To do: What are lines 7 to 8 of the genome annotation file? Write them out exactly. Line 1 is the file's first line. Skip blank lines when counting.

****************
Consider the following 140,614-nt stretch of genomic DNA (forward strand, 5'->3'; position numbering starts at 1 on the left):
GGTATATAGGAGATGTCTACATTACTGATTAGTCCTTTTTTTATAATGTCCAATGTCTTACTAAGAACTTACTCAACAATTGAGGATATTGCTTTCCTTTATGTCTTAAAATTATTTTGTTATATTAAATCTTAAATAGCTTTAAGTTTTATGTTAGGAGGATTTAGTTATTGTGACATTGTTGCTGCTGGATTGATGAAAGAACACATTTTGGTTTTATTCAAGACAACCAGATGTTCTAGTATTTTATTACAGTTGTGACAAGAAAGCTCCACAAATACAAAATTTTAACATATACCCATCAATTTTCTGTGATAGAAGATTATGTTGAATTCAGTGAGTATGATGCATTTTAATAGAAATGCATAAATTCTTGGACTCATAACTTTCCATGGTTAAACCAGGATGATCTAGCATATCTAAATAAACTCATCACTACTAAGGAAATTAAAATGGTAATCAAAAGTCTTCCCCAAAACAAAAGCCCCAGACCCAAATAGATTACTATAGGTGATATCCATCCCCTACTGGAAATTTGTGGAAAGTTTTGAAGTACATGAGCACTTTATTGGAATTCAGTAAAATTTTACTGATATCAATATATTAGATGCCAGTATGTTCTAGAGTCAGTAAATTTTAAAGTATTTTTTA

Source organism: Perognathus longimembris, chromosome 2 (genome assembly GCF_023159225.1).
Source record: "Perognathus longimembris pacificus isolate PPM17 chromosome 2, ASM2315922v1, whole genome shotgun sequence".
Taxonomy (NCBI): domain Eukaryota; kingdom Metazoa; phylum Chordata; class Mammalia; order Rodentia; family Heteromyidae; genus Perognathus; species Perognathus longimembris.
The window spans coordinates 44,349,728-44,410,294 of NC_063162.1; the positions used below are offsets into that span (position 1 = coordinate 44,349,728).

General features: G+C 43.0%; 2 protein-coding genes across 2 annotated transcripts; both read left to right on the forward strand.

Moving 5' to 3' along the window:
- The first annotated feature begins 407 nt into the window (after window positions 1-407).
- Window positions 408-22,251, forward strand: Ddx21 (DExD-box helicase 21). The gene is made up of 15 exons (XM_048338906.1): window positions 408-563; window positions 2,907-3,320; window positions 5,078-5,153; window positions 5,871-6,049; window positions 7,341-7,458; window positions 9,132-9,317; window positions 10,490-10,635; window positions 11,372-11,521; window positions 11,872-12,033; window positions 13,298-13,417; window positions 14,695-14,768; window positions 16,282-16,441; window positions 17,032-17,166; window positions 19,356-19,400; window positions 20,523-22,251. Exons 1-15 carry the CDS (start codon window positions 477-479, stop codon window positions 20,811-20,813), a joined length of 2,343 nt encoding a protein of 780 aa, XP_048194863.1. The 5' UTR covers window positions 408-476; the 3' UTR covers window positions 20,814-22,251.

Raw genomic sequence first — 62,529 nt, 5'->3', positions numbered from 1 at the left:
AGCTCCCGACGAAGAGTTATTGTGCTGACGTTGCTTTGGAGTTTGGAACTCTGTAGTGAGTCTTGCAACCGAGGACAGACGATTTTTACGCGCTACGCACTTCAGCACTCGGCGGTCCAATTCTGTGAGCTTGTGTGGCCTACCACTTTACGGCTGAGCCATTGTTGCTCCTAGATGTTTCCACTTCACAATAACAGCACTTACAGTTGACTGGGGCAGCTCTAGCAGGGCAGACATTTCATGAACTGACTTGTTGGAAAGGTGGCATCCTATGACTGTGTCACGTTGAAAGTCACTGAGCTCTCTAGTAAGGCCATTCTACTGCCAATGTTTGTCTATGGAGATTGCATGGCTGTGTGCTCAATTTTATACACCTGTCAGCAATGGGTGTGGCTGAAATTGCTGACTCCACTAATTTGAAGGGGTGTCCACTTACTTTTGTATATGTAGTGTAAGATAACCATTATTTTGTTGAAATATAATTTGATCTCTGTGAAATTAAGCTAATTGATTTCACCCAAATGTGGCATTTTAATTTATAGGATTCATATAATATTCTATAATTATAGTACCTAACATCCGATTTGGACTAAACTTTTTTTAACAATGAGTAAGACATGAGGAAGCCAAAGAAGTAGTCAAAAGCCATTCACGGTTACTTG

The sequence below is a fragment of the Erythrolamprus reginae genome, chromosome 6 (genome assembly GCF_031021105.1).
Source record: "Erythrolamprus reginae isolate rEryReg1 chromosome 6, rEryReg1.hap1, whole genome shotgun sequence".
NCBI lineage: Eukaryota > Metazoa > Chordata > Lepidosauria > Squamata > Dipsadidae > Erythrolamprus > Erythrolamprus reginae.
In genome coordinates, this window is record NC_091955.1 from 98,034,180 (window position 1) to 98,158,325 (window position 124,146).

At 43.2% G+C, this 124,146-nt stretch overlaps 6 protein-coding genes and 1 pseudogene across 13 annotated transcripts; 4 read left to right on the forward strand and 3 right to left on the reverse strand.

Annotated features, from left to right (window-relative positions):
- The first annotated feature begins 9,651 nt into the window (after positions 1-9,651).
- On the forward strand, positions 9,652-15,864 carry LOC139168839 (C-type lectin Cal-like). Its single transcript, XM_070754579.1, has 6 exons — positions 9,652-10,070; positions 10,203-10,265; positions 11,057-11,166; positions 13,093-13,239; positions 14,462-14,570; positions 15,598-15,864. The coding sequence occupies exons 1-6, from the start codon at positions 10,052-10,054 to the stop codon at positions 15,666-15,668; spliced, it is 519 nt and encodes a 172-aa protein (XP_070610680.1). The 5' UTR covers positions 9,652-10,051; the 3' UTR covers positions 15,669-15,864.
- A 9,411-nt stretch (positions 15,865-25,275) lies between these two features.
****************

General features: G+C 43.0%; 2 protein-coding genes across 2 annotated transcripts; both read left to right on the forward strand.

Moving 5' to 3' along the window: